Three members of STM’s newest graduation class–Isabel Jimenez, Sarah Pelzek, and Audrey Raflik–placed first at this year’s Wisconsin Project Lead The Way (PLTW) Engineering Design and Biomedical Innovations Competition hosted by the Milwaukee School of Engineering (MSOE).
Created as part of STM’s PLTW Engineering Design & Development capstone course, the students’ project, Milwaukee County Zoo Coal-Handling Project, addressed the problems with the storage and removal of coal ash with the train at the Milwaukee County Zoo. These issues make the train operators’ jobs more difficult–and potentially dangerous–and affect the 400,000 zoo visitors who ride the train each year.
In STM’s PLTW Engineering capstone course, students identify a problem in the community and use their engineering experience to propose a solution. At the beginning of the school year, students attend a kick-off meeting where they present their project ideas. And, in each subsequent class, groups meet to discuss design ideas, conduct research, collaborate with mentors, test prototypes, and prepare papers and presentations.
“The zoo train project was introduced as an idea by Ms. [Emily] Pirkl at the beginning of the year as a possible project idea,” said team member Isabel Jimenez, who will begin her studies in Mechanical Engineering this fall while enrolled at the US Coast Guard Academy. “Our team talked about it as a group and decided that even if the zoo did not choose our design, it could still have a lasting impact on the community.”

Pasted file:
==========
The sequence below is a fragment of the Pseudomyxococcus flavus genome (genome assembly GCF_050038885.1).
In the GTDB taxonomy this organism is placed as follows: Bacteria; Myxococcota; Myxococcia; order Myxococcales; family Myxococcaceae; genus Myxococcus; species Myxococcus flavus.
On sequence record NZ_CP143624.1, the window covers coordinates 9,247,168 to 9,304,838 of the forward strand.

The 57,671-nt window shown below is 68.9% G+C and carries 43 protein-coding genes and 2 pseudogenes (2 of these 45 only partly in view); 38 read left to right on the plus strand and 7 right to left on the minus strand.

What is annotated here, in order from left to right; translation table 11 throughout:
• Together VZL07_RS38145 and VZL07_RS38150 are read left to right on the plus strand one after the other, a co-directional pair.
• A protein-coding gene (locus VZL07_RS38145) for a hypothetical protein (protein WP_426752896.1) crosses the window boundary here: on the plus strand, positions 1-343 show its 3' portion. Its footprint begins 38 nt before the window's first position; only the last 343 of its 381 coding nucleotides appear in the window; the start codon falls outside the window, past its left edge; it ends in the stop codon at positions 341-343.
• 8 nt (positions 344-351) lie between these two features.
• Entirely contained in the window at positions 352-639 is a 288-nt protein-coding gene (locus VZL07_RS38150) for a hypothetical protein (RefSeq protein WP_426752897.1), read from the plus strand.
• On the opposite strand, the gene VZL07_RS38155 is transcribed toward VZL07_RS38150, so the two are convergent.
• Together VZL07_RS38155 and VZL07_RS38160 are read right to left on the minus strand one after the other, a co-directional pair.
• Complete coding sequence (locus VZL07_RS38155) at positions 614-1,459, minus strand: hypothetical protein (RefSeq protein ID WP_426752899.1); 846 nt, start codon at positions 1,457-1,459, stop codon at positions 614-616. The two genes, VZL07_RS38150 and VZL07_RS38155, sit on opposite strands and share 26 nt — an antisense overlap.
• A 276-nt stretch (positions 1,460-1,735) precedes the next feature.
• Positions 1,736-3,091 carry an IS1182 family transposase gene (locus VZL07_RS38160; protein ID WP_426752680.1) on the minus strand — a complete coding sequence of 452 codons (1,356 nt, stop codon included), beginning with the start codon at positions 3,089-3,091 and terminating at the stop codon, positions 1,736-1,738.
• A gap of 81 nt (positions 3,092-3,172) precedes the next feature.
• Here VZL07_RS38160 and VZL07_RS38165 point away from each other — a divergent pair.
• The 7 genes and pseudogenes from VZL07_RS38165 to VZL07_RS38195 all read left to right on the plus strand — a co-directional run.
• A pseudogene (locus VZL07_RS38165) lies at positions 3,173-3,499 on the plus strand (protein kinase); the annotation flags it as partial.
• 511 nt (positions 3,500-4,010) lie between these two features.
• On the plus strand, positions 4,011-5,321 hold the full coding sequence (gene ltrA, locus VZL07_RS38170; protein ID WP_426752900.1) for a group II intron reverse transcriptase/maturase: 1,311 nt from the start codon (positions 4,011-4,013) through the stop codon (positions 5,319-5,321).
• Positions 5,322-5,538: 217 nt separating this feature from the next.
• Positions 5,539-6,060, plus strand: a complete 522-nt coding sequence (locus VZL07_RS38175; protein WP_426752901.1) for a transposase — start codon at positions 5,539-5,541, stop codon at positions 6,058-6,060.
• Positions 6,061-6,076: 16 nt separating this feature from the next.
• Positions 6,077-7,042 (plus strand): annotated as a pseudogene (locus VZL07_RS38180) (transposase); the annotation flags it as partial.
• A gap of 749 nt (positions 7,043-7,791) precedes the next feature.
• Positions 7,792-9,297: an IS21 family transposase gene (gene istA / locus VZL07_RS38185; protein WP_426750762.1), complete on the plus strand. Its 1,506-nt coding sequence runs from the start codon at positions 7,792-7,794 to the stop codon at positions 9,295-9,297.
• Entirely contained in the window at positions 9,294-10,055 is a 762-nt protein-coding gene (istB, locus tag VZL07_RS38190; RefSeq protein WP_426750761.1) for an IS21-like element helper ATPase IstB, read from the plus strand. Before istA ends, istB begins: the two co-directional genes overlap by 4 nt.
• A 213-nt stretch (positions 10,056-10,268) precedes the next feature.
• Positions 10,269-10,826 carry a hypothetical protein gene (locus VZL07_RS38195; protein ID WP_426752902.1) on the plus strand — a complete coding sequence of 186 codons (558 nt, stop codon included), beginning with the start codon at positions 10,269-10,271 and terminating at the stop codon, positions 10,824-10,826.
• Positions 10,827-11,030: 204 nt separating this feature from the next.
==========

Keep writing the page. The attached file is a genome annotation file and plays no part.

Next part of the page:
“Ms. Pirkl guided our process throughout the year by setting assignment and paper deadlines and giving us advice when we needed it,” continued team member Audrey Raflik, who will attend MSOE to study Biomolecular Engineering. “We learned to work together as a team, manage ourselves, and work towards a long-term goal. One of the best parts was that we were given the opportunity to work with many experts outside the school and interact with other prospective engineering students throughout this project.”
Collaborating with each other and industry experts became much more challenging when the spread of COVID-19 necessitated a shift to virtual learning.
“We had to drop all of our quarter four plans, which included testing our design further and building the physical model,” explained team member Sarah Pelzek, who will study Mechanical Engineering at MSOE next year. “Instead, we had to focus on digital aspects, and we prioritized virtual testing with 3D design programs, such as Revit & Inventor. We communicated through Microsoft Teams and Schoology and often worked long hours after class to get everything done.”
“The biggest adaptation is that any physical building and testing had to stop,” said PLTW Engineering teacher Emily Pirkl. “Originally, the students had planned on building scale models and doing several different tactile tests. They brainstormed ways to test some of their design using computer software when possible.”
Pirkl believes that superb documentation, communication, and organization set the team of Jimenez, Pelzek, and Raflik them apart from their peers. “Throughout the year, this team wrote excellent papers documenting their work and could express issues and concerns and reach out for resources when needed,” continued Pirkl. “During every meeting the team would come up with plans to adjust to their new circumstances, and each teammate was accountable.”
Congratulations, Isabel, Audrey, and Sarah, on this incredible accomplishment!